Gerrit Smith was perhaps the most important American abolitionist. However, he is largely forgotten except by those who are serious students of the antebellum period.
Perhaps America’s Wealthiest Man
One of the richest men in America, Smith gave away hundreds of millions of dollars to the poor, in addition to subsidizing the abolitionist movement. He believed in the goodness of all people, regardless of creed or color, and his life’s obsession was to stamp out slavery. Smith inherited his fortune from his father Peter who was John Jacob Astor’s partner in the fur trading business. His father used the profits to buy hundreds of thousands of acres of land in New York, Vermont, Virginia, and Michigan.
A true evangelical Christian, Smith often quoted scripture and strictly followed the Golden Rule, which influenced his generous character. Among his early philanthropic efforts were donations to schools that provided educational opportunities to people of color. In 1834, he opened a manual labor school for blacks at Peterboro, in addition to funding the Oneida Institute, another manual labor school in Central New York open to blacks. He also gave generously to Oberlin College in Ohio, the first college to admit both blacks and women together with white men, and helped to fund New York Central College at McGrawville, which employed the first black professors.
Aided Hundreds of Fugitive Slaves
Smith harbored hundreds of fugitive slaves at his mansion in Peterboro, New York, hosting as many as 50 on one occasion, and openly admitted this despite its illegality. Some believe Smith was attempting to orchestrate a forceful overthrow of slavery, not in any organized fashion, but through his personal crusade to end it. As early as 1839, he was listening to advice urging the use of force, though he was not yet ready to advocate it. Instead, in 1840, he joined the newly-formed Liberty Party, urging the use of political means to end slavery, eventually becoming its leading member.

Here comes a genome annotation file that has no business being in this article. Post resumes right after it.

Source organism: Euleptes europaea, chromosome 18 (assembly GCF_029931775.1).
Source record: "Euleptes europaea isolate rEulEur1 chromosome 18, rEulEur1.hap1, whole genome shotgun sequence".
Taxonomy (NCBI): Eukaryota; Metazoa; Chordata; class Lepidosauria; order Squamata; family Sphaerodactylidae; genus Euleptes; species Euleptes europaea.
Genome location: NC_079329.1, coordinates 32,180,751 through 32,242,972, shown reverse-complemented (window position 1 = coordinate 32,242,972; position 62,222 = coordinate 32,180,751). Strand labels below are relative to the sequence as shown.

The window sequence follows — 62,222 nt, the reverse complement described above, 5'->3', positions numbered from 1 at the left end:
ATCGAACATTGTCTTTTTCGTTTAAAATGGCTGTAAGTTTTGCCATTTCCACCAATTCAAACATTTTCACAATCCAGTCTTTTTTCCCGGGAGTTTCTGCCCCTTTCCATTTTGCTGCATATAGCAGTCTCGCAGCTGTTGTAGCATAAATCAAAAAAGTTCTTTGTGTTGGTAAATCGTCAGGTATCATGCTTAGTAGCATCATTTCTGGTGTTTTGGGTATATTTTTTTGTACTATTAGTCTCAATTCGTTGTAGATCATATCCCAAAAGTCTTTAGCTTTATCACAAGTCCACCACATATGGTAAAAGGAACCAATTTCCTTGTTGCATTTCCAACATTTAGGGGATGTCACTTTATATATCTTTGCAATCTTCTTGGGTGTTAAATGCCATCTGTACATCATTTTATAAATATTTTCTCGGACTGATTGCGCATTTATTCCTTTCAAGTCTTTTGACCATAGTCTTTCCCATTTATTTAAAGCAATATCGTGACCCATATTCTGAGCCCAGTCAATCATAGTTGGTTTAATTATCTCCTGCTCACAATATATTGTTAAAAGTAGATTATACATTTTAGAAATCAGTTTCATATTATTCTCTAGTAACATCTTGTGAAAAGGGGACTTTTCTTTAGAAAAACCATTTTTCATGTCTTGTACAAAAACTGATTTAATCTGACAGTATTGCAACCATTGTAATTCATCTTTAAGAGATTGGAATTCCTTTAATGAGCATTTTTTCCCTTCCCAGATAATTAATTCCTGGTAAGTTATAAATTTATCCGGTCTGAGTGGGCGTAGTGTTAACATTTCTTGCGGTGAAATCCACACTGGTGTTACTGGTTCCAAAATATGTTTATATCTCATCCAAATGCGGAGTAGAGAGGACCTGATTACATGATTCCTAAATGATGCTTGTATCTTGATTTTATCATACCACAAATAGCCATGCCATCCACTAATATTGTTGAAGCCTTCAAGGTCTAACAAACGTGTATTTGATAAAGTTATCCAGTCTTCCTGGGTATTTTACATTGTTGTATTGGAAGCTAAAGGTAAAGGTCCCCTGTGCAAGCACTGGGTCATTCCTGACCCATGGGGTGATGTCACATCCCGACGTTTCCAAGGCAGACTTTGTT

Among his activities to combat slavery were the purchase of slaves, sometimes sending couriers into the South like John Canning Fuller on missions to achieve this. In 1846, disillusioned by the failure of a New York State referendum to give the vote to free black men, he gave land to 3,000 eligible black men so that they would meet the property requirement then needed for blacks to vote in the state. As a result of this scheme he met John Brown, who went to Smith and offered his services to aid black farmers who had accepted Smith’s land grants in the Adirondack region of New York. In 1847, when Frederick Douglass launched the North Star, the antebellum period’s most important black newspaper, Smith provided funds that enabled it to become solvent.
The passage of the Fugitive Slave Law in 1850 escalated tensions between antislavery and proslavery forces. It also escalated Smith’s rhetoric. He called it “the greatest of all outrages upon religion and humanity,” and urged resistance with every possible means. At one meeting protesting the law, he said, “It is our duty to peril life, liberty, and property in behalf of the fugitive slave to as great an extent as we would peril them in behalf of ourselves.”